We're more than a month into New Year’s resolution season. How's it goin'? Need a little more oomph in your resolution? Here comes Manipura, our Solar Plexus chakra to the rescue.  

Manipura is the seat of our will. Residing at the navel or solar plexus as it’s often called, this chakra allows us to manifest accomplishments, action and your will embodied. If your dewy New Year’s resolutions are faltering, you may need to re-up your Manipura. That is, with the notion that your intentions are clear and aligned with your highest calling, always an open question. Nonetheless, onward.  

In the third installment of a seven-week series here on MindBodyGreen, I'm taking a closer look at each of our chakra centers. I’m approaching the chakras, an inherently new-agey sounding concept, from a practical, “let’s get down to business,” and how this matters to me kind of way.  
 
When you look at the chakras, and the psycho-spiritual questions that each center asks us to consider, what you really have is a practical way to figure out what it is that you want to create in your life and, importantly, what might be blocking you from getting there.   

If you missed the first two on this series, about the Root and Sacral chakras, Muladhara, click here to catch up.  
Rising from the second chakra upward, the third chakra is Manipura in Sanskrit.  
 
Color associated with Manipura: Orange 
 
Mantra: RAM  

Element: Fire 

Location in the body: At the solar plexus, near the navel. 

Recently, at a workshop inspired by the teachings of r.r. Shakti in an exercise to emphasize Manipura, she asked us to sternly say, “RAM,” as we stamped our palms forward in a “no” position to the person standing in front of us.  

We complied with our very best “RRAM!” Nonetheless, our nearly all female group (minus my husband, sorry babe) giggled as we RAM-ed. Why? 

Why? What is it about asserting ourselves, even in a practice session as this that made us giggle as an expression of our discomfort? Granted, it’s an exercise and we knew that premise. But to look deeper, stepping into Manipura requires us to exert our boundaries that may be culturally uncomfortable, or unintuitive at the least. When your solar plexus chakra is out of whack there are some common symptoms you may observe. Important to keep in mind the chakra can be out of balance in either way: overblown (excessive) or deficient.

Out of balance: When our energy in Manipura is excessive or overblown, we may struggle with anger, the need to control and dominate others and egoism.   
 
When we are deficient in Manipura, we have difficulty defining what our will really is, and/or exerting this will into the external will. This can happen on a micro level in failing to represent your self honestly in a one-on-one conversation, or on a grosser level, as staying stuck in a job you hate because you’re afraid to take a leap of faith toward your passion.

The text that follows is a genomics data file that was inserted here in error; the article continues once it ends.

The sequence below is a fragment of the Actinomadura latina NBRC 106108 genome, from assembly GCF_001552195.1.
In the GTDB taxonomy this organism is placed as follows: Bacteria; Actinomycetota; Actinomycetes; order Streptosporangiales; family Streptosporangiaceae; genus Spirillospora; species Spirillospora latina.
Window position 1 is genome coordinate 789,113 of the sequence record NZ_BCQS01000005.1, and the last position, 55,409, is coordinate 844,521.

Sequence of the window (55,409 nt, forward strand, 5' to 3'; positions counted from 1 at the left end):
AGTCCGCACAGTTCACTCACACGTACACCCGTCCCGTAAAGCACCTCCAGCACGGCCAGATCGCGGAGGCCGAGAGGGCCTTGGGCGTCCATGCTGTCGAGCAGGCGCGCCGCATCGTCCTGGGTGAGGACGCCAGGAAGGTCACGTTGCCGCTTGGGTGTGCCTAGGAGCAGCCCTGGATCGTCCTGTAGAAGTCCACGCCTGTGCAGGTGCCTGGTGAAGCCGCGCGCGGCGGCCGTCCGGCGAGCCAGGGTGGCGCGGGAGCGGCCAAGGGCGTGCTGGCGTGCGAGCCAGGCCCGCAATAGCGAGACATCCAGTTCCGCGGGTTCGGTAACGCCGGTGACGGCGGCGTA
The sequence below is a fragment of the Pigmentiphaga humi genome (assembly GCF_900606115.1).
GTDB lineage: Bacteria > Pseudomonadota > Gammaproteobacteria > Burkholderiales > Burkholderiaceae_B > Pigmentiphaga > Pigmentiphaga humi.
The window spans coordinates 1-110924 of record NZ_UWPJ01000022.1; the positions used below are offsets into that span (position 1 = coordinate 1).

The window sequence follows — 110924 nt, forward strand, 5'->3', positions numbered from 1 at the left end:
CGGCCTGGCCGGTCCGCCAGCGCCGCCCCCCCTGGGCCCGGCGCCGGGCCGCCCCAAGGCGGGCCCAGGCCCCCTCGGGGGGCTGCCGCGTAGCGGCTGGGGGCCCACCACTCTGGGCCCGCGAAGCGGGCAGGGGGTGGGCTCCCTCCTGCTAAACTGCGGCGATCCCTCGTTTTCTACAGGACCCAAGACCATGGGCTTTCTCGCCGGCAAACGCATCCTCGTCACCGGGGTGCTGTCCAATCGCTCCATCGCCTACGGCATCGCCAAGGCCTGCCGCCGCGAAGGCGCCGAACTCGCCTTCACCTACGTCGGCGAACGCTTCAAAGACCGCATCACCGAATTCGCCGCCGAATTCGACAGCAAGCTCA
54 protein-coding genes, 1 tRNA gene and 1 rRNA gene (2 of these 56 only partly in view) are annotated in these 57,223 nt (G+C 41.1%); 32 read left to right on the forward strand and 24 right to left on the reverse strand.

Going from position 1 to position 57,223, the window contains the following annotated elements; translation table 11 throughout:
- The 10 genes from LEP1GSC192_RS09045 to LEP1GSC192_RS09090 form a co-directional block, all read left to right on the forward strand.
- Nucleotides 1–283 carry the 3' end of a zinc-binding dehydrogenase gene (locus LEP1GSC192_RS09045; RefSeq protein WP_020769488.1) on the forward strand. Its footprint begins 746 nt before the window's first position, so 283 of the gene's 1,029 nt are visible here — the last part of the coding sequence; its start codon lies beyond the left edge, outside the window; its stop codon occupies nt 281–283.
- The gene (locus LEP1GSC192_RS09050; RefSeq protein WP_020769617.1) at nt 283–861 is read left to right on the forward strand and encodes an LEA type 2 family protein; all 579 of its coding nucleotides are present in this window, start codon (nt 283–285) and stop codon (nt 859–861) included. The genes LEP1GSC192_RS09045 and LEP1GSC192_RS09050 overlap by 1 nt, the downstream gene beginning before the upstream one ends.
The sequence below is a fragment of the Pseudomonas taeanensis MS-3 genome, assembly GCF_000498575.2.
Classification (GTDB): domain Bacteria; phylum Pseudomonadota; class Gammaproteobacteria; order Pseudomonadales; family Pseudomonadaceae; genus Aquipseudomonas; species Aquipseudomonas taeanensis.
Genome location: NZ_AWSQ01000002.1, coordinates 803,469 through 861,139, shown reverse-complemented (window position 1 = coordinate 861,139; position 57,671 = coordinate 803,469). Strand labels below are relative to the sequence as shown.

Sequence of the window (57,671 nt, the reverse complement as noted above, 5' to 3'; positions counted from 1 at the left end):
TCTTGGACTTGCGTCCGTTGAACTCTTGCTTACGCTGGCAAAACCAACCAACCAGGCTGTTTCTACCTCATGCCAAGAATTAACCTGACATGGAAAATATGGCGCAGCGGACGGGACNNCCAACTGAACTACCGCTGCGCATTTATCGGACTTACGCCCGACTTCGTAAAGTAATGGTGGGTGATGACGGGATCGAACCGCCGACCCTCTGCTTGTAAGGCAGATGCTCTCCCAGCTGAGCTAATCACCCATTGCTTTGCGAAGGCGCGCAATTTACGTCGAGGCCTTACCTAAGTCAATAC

In balance: When Manipura is balanced, we feel rooted in our selves, with balanced self-esteem, the fire to manifest when need to, and retreat to find balance. We can overcome inertia, but still rest in a place of warmth, ease without deference to status, wealth or power. Manipura is translated to mean “lustrous gem.” We can see our ego’s seat as this gem. There when we need it, but we’re able to set it to the side to achieve higher aims of the soul.   
 
Manipura restoring practices 

1. As I described above, give r.r. Shakti’s recommended Manipura exercise may give you a good indication of where you are in this chakra center if you are wavering. That I giggled when she gave this simple instruction, told me I had some stuff to deal with. Why couldn’t I just RAM and throw my palm out, with seriousness, force, even in what was an exercise? Good stuff. 

2. Sit in your meditation seat. Visualize your navel radiating out fiery embers. Sit with this meditation: “May I be able to honor myself, be who I am in the world and express that power without fear.” See what comes. Welcome your fear and allow it to integrate into your being. To embody powerfulness is not to deny fear, it is to recognize it, wave at it even (“hi fear, I see you…”) and then do it anyway.  

3. If you already practice pranayama in your yoga practice, Kapalabhati breath will stoke your third chakra. This is also a good time of year to practice fire-breath, ayurvedically speaking. (Note: Pranayama is best undertaken with direct transmission of a knowledgeable teacher. There are contraindications practitioners should heed before taking up pranayama). 

4. If you think you have too much fire and need to quell those flames… If you are a yogin, approach your practice without a goal. And for heaven’s sake if you are doing hot yoga, ditch it. It’s not working for you. Take your life and let go around the edges of your rigidity. Close your eyes, come into a meditation seat. See what comes to your mind and let the edges of those thoughts soften, like they are cartoon thought bubbles. Let go of goals, and instead find intentions.  
 


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